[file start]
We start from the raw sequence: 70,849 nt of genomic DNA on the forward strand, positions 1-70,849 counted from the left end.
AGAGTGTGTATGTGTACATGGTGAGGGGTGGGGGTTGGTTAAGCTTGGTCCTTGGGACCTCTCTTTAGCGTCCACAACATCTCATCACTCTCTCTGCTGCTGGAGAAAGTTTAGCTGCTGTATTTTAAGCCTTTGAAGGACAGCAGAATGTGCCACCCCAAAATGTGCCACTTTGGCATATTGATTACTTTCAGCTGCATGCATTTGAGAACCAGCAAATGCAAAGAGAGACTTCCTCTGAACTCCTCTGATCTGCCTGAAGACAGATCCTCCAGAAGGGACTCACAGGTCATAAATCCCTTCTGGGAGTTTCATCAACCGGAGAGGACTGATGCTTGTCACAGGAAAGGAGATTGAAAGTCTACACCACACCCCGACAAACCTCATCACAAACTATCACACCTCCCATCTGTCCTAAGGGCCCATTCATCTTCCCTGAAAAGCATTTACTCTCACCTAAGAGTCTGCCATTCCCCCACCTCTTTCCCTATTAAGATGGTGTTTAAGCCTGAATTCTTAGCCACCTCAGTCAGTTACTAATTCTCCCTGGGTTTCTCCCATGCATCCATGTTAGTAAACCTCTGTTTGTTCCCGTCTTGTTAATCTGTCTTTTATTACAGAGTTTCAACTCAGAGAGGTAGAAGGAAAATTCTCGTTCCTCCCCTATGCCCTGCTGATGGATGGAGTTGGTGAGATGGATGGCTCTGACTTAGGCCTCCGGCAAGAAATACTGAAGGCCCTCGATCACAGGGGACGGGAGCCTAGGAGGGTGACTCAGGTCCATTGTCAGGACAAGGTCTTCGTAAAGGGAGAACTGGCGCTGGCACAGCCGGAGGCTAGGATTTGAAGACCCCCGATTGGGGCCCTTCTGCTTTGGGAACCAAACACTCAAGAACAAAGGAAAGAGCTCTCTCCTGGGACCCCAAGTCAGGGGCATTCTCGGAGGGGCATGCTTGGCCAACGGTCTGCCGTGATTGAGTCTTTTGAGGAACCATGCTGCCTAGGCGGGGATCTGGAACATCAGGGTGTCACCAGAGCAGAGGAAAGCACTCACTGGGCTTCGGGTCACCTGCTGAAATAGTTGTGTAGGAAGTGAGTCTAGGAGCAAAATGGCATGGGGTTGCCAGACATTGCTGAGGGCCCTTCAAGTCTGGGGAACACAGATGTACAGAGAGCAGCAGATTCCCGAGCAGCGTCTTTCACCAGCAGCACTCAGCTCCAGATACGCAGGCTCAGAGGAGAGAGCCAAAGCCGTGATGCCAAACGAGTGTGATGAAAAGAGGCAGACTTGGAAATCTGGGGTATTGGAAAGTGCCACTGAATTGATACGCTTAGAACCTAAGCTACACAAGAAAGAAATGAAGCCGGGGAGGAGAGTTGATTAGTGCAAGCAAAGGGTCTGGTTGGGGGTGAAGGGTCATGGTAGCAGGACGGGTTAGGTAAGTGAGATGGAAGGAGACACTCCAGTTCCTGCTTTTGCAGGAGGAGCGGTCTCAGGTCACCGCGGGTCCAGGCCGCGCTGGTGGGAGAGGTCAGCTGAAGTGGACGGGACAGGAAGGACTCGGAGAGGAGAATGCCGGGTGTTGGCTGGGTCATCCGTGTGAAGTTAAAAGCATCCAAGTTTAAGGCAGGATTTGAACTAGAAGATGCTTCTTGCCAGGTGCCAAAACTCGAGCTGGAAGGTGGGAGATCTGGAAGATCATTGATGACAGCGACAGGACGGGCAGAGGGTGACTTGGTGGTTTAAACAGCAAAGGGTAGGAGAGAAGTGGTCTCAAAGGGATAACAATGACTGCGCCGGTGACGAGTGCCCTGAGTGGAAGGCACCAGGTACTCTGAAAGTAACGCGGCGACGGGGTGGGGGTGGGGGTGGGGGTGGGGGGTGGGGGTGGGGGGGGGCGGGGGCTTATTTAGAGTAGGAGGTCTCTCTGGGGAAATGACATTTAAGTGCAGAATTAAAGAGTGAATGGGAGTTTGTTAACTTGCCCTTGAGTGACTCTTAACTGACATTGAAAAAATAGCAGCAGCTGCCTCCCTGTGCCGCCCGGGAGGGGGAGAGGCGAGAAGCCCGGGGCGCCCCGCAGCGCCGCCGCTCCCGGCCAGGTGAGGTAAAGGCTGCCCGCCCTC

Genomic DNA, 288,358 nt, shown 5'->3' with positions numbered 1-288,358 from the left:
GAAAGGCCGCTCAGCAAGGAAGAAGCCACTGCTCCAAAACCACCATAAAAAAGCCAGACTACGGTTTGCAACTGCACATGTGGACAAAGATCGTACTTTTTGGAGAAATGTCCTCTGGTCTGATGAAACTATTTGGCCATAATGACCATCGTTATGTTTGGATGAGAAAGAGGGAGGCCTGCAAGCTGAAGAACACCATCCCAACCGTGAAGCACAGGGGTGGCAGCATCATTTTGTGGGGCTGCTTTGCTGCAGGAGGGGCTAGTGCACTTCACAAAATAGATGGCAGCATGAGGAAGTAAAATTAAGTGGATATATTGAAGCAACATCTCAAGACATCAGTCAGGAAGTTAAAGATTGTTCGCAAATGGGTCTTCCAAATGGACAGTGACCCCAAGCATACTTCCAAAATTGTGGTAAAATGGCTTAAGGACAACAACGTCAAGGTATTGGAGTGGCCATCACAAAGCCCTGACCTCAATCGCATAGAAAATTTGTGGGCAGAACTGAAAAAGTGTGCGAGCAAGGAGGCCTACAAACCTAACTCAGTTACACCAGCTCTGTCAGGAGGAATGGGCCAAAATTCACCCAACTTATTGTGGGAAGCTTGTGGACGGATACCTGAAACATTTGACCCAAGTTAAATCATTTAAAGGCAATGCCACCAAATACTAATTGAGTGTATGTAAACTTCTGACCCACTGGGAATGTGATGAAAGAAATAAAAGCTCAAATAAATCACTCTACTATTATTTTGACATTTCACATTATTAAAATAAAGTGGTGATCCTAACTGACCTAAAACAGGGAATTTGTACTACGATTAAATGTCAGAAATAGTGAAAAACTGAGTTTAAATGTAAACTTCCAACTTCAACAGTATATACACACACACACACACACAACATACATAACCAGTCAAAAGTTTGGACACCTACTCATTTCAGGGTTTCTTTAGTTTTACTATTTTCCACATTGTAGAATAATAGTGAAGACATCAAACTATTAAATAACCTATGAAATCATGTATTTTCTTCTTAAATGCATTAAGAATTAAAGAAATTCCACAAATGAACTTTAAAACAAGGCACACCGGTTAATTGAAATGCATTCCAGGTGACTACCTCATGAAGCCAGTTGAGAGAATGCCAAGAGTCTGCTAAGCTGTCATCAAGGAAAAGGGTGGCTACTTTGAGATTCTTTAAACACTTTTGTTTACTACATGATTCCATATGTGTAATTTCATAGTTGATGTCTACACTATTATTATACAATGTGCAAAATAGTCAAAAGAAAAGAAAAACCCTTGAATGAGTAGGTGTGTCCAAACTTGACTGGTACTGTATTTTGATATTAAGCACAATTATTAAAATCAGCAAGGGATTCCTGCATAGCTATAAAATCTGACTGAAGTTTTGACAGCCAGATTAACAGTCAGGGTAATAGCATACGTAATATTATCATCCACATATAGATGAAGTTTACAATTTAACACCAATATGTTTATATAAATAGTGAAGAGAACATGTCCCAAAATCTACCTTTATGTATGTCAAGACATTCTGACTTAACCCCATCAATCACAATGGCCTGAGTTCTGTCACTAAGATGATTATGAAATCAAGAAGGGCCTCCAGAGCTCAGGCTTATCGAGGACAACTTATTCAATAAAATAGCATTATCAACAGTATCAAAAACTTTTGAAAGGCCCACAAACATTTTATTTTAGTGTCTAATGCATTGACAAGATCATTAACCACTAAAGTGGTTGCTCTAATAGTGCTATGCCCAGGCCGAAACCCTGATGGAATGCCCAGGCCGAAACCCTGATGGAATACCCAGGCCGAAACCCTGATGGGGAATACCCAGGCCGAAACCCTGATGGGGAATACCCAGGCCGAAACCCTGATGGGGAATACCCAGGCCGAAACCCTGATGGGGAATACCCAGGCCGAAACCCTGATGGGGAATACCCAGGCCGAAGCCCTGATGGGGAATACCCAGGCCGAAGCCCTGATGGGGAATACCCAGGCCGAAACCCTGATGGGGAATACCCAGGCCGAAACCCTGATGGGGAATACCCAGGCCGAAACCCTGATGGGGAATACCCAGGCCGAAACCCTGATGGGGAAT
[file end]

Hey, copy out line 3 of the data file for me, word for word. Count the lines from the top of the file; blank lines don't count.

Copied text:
Genomic DNA, 288,358 nt, shown 5'->3' with positions numbered 1-288,358 from the left: